4 Important Tips to Improve your Moon Landscape Photography

One of the most photographed Astral objects is the Moon. Many of us have always been fascinated with our lunar sphere, especially when the moon is full. There is something special about a full moon and some even believe in Mysterious powers of the full moon. Animals act different, some say even people act different. Mythological stories talk about werewolf and other creatures that roam the earth when the moon is at its biggest. Others are more attracted to the romance of the full moon and the beautiful light it cast on the landscapes. Count me a member of the last group. 

I love the photograph a beautiful moonlight kissed landscape and in occasion when we have an extra “special” full moon phase I photograph the moon as the main subject. 

Photographing moon lit landscapes aren't the easiest thing to to, so here are some tips to “Improve your moon lit Landscape photography”

1 Planning

One of the most important things I have learned in photographing Astrophotography, Moon lit landscapes, the moon or the Milky Way is planning my shot. Make a decision wether you are going to photograph the moon as your main subject or a moon lit landscape. This decision will determine the gear you will be taking along. 

When planning my shots I take advantage of todays technology in determining what the sky will look like, the phase and angle of the moon. I use an iPhone and the Apps I use to help me in this process are: 

Sky Guide:


The Photographer's Ephemeris (VERY AWESOME!)


Google Maps

Super Blood Moon Photographed at Diege Peak at Mt. Rainier

Super Blood Moon Photographed at Diege Peak at Mt. Rainier

When planning make sure you scout your locations before the shoot. So many photographers just show up and hope for the best. In my experience that only leads to disappointment and often a poor photograph. By scouting you will get familiar with the location and you can “try-out” different compositions. By doing that you come will prepared and do not need to lose time looking for a shot.

Here are the dates of the Full Moons in 2017    

Feb. 10     Snow Moon                Aug. 7             Sturgeon Moon    

Mar. 12     Worm Moon                Sept. 6             Harvest Moon    

Apr. 11        Pink Moon                Oct. 5             Hunter's Moon        

May 10     Flower Moon              Nov. 4             Beaver Moon    

June 9      Strawberry Moon       Dec. 3             Cold Moon


2 Composition

There are many variables determining the “Best Possible” composition for moon lit photographs. Things to consider is wether you have a clear sky, a cloudy sky or a night full with Atmospheric Turbulence. Are you going to photograph a landscape or just the moon as the main subject. Which moon phase are you photographing, a crescent moon or full moon?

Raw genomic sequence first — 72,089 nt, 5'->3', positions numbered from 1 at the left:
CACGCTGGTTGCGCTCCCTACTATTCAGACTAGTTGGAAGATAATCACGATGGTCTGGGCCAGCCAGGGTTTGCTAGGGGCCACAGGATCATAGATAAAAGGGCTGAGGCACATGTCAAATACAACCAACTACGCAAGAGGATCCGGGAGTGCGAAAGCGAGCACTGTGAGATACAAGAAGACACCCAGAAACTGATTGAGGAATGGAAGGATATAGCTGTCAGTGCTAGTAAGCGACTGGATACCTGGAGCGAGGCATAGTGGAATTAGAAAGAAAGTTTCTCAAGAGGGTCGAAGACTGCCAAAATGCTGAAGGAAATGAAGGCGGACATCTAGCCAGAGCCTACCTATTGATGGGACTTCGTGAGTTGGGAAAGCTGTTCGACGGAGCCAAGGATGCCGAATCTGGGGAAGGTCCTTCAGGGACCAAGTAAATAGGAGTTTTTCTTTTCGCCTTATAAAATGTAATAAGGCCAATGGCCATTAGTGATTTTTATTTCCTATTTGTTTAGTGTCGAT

Most photographers tend to play it safe and have a tendency to center the subject. A very safe approach but a little boring in my opinion. Its been done a million of times and the chance your photograph in going to be any different is small. Change it up a little, photograph the moon and turn it 90 degrees in photoshop or Lightroom. Don't limit yourself to just one perspective, imagine yourself in a spaceship flying around the moon, highlight and shadows will vary according to your position, so turn that big cheese wheel around and come up with something different. 

When photographing the moon as part of a landscape, the rule of thirds is a safe and good way to start. However don’t limit yourself to rules and try different artistic perspectives and angles. But when you do, know the rules, my starting points:

  1. I use the rule of Thirds ( and then break them later)
  2. I use a building, tree, plants or rock to frame the scene
  3. I make sure I have a point of interest in the foreground, mid ground and background 
  4. I try to create a vanishing point
  5. I try to make usage of diagonal lines. 
Seattle Under Full Moon Light - Blended image of Foreground and moon

Seattle Under Full Moon Light - Blended image of Foreground and moon

In the western hemisphere we read from left to right. When composing an image keep that in mind. Our natural tendency is to look at something from left to right. Also we are drawn to the lightest part on image first. Knowing those two things we can help our composition. 

Playing with your composition can give you different images..

Playing with your composition can give you different images..

3 Gear

Lens Choice